Vision Zero


Streetfight offers a look at cities around the world that have a large population of bicyclists, and how streets have been redesigned according to this in order to make roads safer. She provides examples of streets and roads that should be changed and have been changed for the better in design to show a decrease in accidents and congestion. These changes may appear to be expensive and time-consuming, but Sadik-Khan explains that hardly anything would change at all, except for the paint on the road. Not only does the change in street design attribute to the community of drivers, but it also creates another option of transportation with an inclusion of a bike lane or pedestrian lane. This is what she offers as justification for radical realignment of the streets.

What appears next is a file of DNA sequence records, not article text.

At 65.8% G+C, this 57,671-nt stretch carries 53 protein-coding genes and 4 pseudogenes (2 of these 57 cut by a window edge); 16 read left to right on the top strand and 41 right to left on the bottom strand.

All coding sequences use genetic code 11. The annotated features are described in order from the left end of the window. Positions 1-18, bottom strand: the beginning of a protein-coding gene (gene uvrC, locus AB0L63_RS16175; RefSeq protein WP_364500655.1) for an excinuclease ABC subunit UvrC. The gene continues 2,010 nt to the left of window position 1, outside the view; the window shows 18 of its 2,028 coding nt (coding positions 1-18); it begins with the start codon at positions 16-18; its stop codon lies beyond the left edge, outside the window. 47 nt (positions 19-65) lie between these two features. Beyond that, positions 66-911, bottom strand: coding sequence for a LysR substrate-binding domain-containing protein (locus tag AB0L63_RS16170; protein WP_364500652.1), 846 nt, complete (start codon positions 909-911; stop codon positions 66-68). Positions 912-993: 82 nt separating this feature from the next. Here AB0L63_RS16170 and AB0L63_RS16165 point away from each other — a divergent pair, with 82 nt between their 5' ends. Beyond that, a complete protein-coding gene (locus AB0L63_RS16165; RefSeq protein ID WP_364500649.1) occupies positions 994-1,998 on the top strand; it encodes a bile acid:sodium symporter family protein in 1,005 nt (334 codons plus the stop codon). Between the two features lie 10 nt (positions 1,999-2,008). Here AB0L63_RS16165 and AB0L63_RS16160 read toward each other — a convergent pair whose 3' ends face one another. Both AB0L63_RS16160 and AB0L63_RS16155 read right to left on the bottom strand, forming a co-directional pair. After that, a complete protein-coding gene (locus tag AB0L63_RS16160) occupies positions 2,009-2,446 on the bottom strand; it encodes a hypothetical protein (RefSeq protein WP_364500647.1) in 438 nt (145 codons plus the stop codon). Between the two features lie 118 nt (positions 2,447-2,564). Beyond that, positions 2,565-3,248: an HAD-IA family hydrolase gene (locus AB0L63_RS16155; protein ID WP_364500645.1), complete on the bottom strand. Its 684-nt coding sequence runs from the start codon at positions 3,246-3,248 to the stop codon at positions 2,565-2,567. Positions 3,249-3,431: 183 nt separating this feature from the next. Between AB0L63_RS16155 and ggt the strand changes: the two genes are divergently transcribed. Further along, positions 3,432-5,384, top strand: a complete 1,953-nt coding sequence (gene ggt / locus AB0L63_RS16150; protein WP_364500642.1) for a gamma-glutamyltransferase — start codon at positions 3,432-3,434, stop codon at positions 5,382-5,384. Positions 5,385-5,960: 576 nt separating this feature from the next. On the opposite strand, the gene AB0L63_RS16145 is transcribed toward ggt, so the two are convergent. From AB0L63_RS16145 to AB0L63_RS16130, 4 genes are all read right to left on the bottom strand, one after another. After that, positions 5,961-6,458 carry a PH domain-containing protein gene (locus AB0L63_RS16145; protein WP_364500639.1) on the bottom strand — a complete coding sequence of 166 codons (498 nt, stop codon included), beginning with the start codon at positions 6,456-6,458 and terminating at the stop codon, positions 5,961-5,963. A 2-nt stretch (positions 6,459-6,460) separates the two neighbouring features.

According to Wikipedia, Vision Zero is a multi-national road traffic safety project that started in Sweden and “aims to achieve a highway system with no fatalities or serious injuries in road traffic.” This plan focuses on building roads in based on practicality and in terms of convenience and safety. Another key part of the system includes the fact that, “monetary value is placed on life and health, and then that value is used to decide how much money to spend on a road network towards the benefit of decreasing how much risk.” If this plan were implemented in NYC, it would mean that most roads would have a speed limit of 19mph, due to the amount of pedestrians in the city. This plan puts safety, health and life as a priority. This means that the speed limits are created in order to create safer streets and make the risk of accidents decrease. Among the many cities that implemented this plan, New York City has made a decision to follow Vision Zero themselves. According to Wikipedia, NYC “enumerated a long list of initiatives the city would be following to reduce fatalities on city streets. Among the measures it plans to take includes pushing for changes in the State legislature to allow the city more control in the administration of traffic safety measures such as speed reduction.


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